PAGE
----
Instrument hire boosts aircraft inspection efficiency

As Tooling Coordinator for Monarch Aircraft Engineering (MAEL), Barry Lee ensures that his company’s engineers are provided with the best available technologies for their aircraft test and inspection work. “We maintain a stock of the instruments that we use most frequently and this is regularly supplemented by rented equipment from Ashtead Technology during periods of high demand and when we need to evaluate a new technology,” he says.

Based at London Luton Airport, MAEL is a sister company to Monarch Airlines providing base maintenance, line maintenance, engineering and technical support, component and full material support, aircraft engine services and technical training.

MAEL’s services were recently recognised at the annual Airline Economics Aviation 100 Awards in Dublin, at which the company was named ‘MRO of the Year 2013’ (MRO = maintenance, repair and overhaul). The award followed an 11 month customer satisfaction survey in which MAEL achieved a rating of excellence from customers around the world. The quality of MAEL’s services is underpinned by a highly effective test and inspection capability which utilises the latest technologies to comply with all regulatory requirements. For example: thermal cameras are employed to identify potential weaknesses, corrosion or poor electrical connections; ultrasonic instruments enable the detection of flaws or cracks that are not visible to the human eye, and borescopes enable the internal inspection of aircraft components that would otherwise be difficult or impossible to assess.

The original borescopes consisted of a rigid or flexible tube with an eyepiece at one end and an objective lens at the other. Optical fibres provided illumination for the remote object. A video borescope uses a miniature video camera at the end of the flexible tube and a display in the handle shows the camera view, and the viewing position can be changed with a joystick.

Video borescopes (also known as videoprobes or videoscopes) are now one of the most widely employed non-destructive testing (NDT) instruments. For example, borescopes can be used to inspect the inside of a reciprocating engine cylinder, by inserting the flexible probe into an open spark plug hole to detect damaged pistons, cylinder walls, or valves. Similarly, the hot section of a turbine engine can be assessed by inserting a probe through the hole of a removed igniter or via the access plugs which are designed into many engines, specifically to enable borescope inspections. However, Barry says “There are many other applications for borescopes because of their ability to provide access to parts of the aircraft that would otherwise be difficult to inspect.”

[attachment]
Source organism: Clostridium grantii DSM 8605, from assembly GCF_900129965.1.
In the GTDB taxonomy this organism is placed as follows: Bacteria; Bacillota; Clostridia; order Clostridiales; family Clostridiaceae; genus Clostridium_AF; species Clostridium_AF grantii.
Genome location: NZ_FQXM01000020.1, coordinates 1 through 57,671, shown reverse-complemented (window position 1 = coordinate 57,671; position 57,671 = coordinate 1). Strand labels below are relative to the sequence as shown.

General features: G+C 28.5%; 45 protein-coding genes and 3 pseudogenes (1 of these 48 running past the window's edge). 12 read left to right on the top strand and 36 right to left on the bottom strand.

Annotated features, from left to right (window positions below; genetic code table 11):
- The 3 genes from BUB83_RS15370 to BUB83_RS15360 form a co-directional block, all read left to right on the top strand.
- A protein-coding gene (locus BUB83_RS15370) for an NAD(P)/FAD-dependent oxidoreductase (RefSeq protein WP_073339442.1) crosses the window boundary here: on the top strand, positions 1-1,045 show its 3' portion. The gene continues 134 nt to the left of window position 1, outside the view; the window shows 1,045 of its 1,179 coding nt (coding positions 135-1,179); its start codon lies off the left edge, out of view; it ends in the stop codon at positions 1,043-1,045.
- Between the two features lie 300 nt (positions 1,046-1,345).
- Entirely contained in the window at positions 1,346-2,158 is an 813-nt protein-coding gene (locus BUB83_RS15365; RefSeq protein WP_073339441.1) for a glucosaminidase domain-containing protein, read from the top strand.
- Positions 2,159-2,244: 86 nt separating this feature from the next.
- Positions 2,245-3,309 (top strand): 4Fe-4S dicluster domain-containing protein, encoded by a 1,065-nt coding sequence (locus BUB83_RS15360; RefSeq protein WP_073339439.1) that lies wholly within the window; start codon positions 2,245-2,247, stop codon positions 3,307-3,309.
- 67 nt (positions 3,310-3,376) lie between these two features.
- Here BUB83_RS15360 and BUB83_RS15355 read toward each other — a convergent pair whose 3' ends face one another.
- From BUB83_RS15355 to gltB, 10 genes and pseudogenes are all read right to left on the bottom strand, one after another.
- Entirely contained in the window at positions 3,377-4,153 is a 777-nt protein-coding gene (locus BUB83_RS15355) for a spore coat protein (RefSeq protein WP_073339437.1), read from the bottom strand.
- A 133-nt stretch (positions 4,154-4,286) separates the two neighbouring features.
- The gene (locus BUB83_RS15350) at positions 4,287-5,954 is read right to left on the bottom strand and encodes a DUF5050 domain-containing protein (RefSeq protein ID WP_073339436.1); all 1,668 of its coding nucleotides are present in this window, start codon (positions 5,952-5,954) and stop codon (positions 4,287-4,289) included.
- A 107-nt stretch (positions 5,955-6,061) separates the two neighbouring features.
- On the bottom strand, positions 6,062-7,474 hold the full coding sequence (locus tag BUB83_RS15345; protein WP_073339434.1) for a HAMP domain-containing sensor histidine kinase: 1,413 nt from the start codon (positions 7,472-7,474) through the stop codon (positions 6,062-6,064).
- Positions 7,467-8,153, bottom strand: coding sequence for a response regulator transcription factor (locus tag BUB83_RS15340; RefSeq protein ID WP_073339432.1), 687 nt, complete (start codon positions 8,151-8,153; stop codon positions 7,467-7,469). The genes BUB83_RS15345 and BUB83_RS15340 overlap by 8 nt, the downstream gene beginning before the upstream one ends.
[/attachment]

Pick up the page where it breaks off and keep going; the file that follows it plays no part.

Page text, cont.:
Commenting on the need to supplement MAEL’s fleet of borescopes with hired instruments, Barry says: “There are two main reasons for renting. Firstly, to increase our capability during periods of high demand; and secondly to enable us to try out new instruments or technologies, without having to commit to significant capital expense. “We have dealt with Ashtead Technology for around ten years and it has been very useful to develop an effective working relationship – instruments can be delivered very quickly, and they are ready for immediate use, which helps ensure the speed and efficiency of our work.”

Ashtead Technology’s Jay Neermul believes that continual investment in the company’s rental fleet is a core strength of the business; “Our overall objective is to ensure that customers have access to the instruments that best meet their needs, but beyond that we are constantly investing in new technology so that our customers don’t need to.”

In common with many other technologies, the latest borescopes are smaller and easier to use than their predecessors; whilst producing better quality images and video. For example, the GE XL Go delivers sharp, clear digital images with a crystal-clear VGA LCD that gives inspectors the sharp, detailed images needed to ensure accurate inspections. Both still images and motion video can be recorded to the internal flash memory or a removable USB ThumbDrive. Unlike other video borescopes, the XL Go has no bulky base unit, no backpacks, no tethered scopes or power cords to get in the way.

One of the latest additions to Ashtead Technology’s fleet of NDT inspection instruments is the Olympus IPLEX UltraLite. Weighing just 700 grams, it incorporates a combined control and display unit that fits in the palm of one hand and frees the other hand to guide the probe insertion tube. Observed images can be stored on a memory card as high-quality JPEG images and MPEG-4 movies.

In addition to borescopes, Jay Neermul says: “A wide variety of other NDT and remote visual inspection instruments are employed within the aerospace sector. For example, high-speed cameras are used to study the action of components that move too fast for the human eye.

“In addition, portable XRF analysers are frequently employed to check the metallic components built into airframes and jet engines. Major alloy families used in aerospace applications include aluminium within the skins of aircraft, titanium and stainless steel within the frame and engine components, and nickel/cobalt high-performance alloys in jet engine components.”

Summarising, Barry Lee says: “The ability to hire instruments at very short notice is a major advantage because it reduces the capital cost that would be incurred by maintaining a tooling capability to meet maximum demand. For example, if non-routine inspections are required as a result of bird strikes or flight crew reports, the ability to rent means that our instrumentation capacity can be adjusted accordingly.”

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For further information, contact:Stewart Curtis, Marketing
Ashtead Technology Ltd
Campus Five, Letchworth Business Park
Letchworth, HertfordshireSG6 2JF
Tel. 0845 270 2707